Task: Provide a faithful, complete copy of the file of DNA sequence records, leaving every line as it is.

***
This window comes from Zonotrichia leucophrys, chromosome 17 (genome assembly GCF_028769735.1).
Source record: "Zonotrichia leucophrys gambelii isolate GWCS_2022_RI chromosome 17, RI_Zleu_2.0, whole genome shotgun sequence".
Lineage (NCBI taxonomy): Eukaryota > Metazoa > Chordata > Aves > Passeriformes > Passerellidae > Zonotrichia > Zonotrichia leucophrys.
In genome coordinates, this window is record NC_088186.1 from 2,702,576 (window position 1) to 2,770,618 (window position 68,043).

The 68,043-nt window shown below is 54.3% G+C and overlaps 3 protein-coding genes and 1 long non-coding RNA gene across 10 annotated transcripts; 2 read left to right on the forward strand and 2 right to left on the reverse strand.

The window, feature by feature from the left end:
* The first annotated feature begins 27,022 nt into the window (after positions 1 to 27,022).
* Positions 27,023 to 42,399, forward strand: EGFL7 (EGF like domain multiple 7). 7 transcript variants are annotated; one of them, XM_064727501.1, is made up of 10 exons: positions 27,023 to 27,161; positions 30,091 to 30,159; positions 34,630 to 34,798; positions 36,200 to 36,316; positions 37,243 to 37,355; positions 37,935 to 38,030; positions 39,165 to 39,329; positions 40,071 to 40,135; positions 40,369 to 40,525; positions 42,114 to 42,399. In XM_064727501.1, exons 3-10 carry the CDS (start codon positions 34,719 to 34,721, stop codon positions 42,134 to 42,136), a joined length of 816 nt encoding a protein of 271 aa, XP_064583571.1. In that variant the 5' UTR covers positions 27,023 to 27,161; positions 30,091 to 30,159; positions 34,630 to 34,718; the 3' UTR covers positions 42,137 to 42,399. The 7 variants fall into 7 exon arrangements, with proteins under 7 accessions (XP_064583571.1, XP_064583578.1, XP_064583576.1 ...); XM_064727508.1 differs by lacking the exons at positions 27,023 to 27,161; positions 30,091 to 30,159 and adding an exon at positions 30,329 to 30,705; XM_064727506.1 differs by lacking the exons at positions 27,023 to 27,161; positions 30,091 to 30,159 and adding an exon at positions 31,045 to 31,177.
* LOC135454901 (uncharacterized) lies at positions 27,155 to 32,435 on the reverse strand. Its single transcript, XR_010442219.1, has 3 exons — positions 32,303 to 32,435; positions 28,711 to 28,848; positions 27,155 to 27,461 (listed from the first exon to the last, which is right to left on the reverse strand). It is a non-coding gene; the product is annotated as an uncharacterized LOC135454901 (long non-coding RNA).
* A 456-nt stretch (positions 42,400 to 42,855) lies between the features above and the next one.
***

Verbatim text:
This window comes from Zonotrichia leucophrys, chromosome 17 (genome assembly GCF_028769735.1).
Source record: "Zonotrichia leucophrys gambelii isolate GWCS_2022_RI chromosome 17, RI_Zleu_2.0, whole genome shotgun sequence".
Lineage (NCBI taxonomy): Eukaryota > Metazoa > Chordata > Aves > Passeriformes > Passerellidae > Zonotrichia > Zonotrichia leucophrys.
In genome coordinates, this window is record NC_088186.1 from 2,702,576 (window position 1) to 2,770,618 (window position 68,043).

The 68,043-nt window shown below is 54.3% G+C and overlaps 3 protein-coding genes and 1 long non-coding RNA gene across 10 annotated transcripts; 2 read left to right on the forward strand and 2 right to left on the reverse strand.

The window, feature by feature from the left end:
* The first annotated feature begins 27,022 nt into the window (after positions 1 to 27,022).
* Positions 27,023 to 42,399, forward strand: EGFL7 (EGF like domain multiple 7). 7 transcript variants are annotated; one of them, XM_064727501.1, is made up of 10 exons: positions 27,023 to 27,161; positions 30,091 to 30,159; positions 34,630 to 34,798; positions 36,200 to 36,316; positions 37,243 to 37,355; positions 37,935 to 38,030; positions 39,165 to 39,329; positions 40,071 to 40,135; positions 40,369 to 40,525; positions 42,114 to 42,399. In XM_064727501.1, exons 3-10 carry the CDS (start codon positions 34,719 to 34,721, stop codon positions 42,134 to 42,136), a joined length of 816 nt encoding a protein of 271 aa, XP_064583571.1. In that variant the 5' UTR covers positions 27,023 to 27,161; positions 30,091 to 30,159; positions 34,630 to 34,718; the 3' UTR covers positions 42,137 to 42,399. The 7 variants fall into 7 exon arrangements, with proteins under 7 accessions (XP_064583571.1, XP_064583578.1, XP_064583576.1 ...); XM_064727508.1 differs by lacking the exons at positions 27,023 to 27,161; positions 30,091 to 30,159 and adding an exon at positions 30,329 to 30,705; XM_064727506.1 differs by lacking the exons at positions 27,023 to 27,161; positions 30,091 to 30,159 and adding an exon at positions 31,045 to 31,177.
* LOC135454901 (uncharacterized) lies at positions 27,155 to 32,435 on the reverse strand. Its single transcript, XR_010442219.1, has 3 exons — positions 32,303 to 32,435; positions 28,711 to 28,848; positions 27,155 to 27,461 (listed from the first exon to the last, which is right to left on the reverse strand). It is a non-coding gene; the product is annotated as an uncharacterized LOC135454901 (long non-coding RNA).
* A 456-nt stretch (positions 42,400 to 42,855) lies between the features above and the next one.